The Student News Site of Texas A&M University - College Station

The Battalion

The Student News Site of Texas A&M University - College Station

The Battalion

The Student News Site of Texas A&M University - College Station

The Battalion

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1964 Civil Rights Act turns 50

Commemorating half a century since the Civil Rights Act of 1964, departments from across Texas A&M are pulling together their expertise to put on a symposium titled “Global Citizens and Equality: 50 Years After the 1964 Civil Rights Act.”
The Civil Rights Act of 1964 forbade discrimination on the basis of sex or race in hiring, promoting and firing and codified an end to social segregation.
Sahar Aziz, symposium co-chair and associate professor at the Texas A&M School of Law, said the symposium speakers will focus both on the past 50 years of American civil rights as well as the next 50.
“We hope to open up conversation about various public policy and legal issues that affect civil rights of all Americans,” Aziz said. “We will be discussing the 1964 Civil Rights Act and the various components within it, as well as how it has affected the development of our country.”
Topics of the symposium will range from education and employment to criminal justice and global citizenship today.
Wendy Moore, symposium co-chair and associate professor of sociology, said Texas A&M wanted the event to be less of the celebration it is at other universities and more of a critical reflection.
“We still see a lot of racial and gender structural inequality in society even though it’s been 50 years,” Moore said.
The symposium will consist of four separate panels, each taking on an individual civil rights-related topic in society.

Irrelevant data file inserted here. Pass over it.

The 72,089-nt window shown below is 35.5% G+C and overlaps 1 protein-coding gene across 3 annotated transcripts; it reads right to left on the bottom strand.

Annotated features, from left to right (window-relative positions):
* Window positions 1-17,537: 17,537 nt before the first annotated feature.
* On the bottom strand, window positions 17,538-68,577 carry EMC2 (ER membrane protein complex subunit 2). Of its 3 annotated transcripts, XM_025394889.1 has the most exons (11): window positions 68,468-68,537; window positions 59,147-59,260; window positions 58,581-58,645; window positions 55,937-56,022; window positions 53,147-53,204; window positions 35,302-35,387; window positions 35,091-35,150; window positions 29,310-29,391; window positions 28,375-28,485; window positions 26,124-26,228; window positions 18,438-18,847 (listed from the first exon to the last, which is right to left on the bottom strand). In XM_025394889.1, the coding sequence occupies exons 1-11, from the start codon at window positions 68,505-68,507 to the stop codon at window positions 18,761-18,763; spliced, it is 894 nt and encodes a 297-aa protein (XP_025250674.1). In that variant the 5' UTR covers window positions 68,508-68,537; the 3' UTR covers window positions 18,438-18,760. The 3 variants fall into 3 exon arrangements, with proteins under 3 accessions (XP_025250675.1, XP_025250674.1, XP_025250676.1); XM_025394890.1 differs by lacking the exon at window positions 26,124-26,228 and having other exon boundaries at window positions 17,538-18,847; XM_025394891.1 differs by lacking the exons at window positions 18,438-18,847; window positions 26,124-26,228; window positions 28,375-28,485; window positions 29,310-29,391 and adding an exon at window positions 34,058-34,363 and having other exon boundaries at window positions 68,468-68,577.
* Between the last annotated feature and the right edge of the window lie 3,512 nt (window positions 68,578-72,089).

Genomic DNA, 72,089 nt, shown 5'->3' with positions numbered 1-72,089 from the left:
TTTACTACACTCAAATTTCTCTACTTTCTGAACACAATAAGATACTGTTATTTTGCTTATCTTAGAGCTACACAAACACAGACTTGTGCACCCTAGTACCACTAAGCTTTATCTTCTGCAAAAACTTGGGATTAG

Patricia J. Williams, professor of law at Columbia University, will deliver the keynote speech, which will take place halfway through the symposium. Other speakers include Joe Faegin, Phia Salter, Cedric Merlin Powell, Rogelio Sáenz, Lynne Rambo, Sharon M. Collins and others.
Moore said the symposium staff has been working to make the symposium accessible to everyone, including local high school students.
“We wanted to have a very broad and diverse audience, so we reached out to the community,” Moore said. “We have marketed it in newspapers in Houston, Fort Worth, as well as in College Station. We wanted to have lawyers from the community but we also wanted to open this up for everyone — that’s one of the reasons why we have reached out to local high schools.”
Moore said the symposium has been a collaborative effort.
“We have had such a level of participation and commitment from everyone — whether it be from the Bush School, the school of engineering, health sciences, the medical school, the College of Liberal Arts and so many others to help make this symposium happen,” Moore said.
The symposium will begin at 8 a.m. Thursday in Rudder Theatre and conclude at 5:30 p.m. It is free and open to the public. Registration is required prior to the event.

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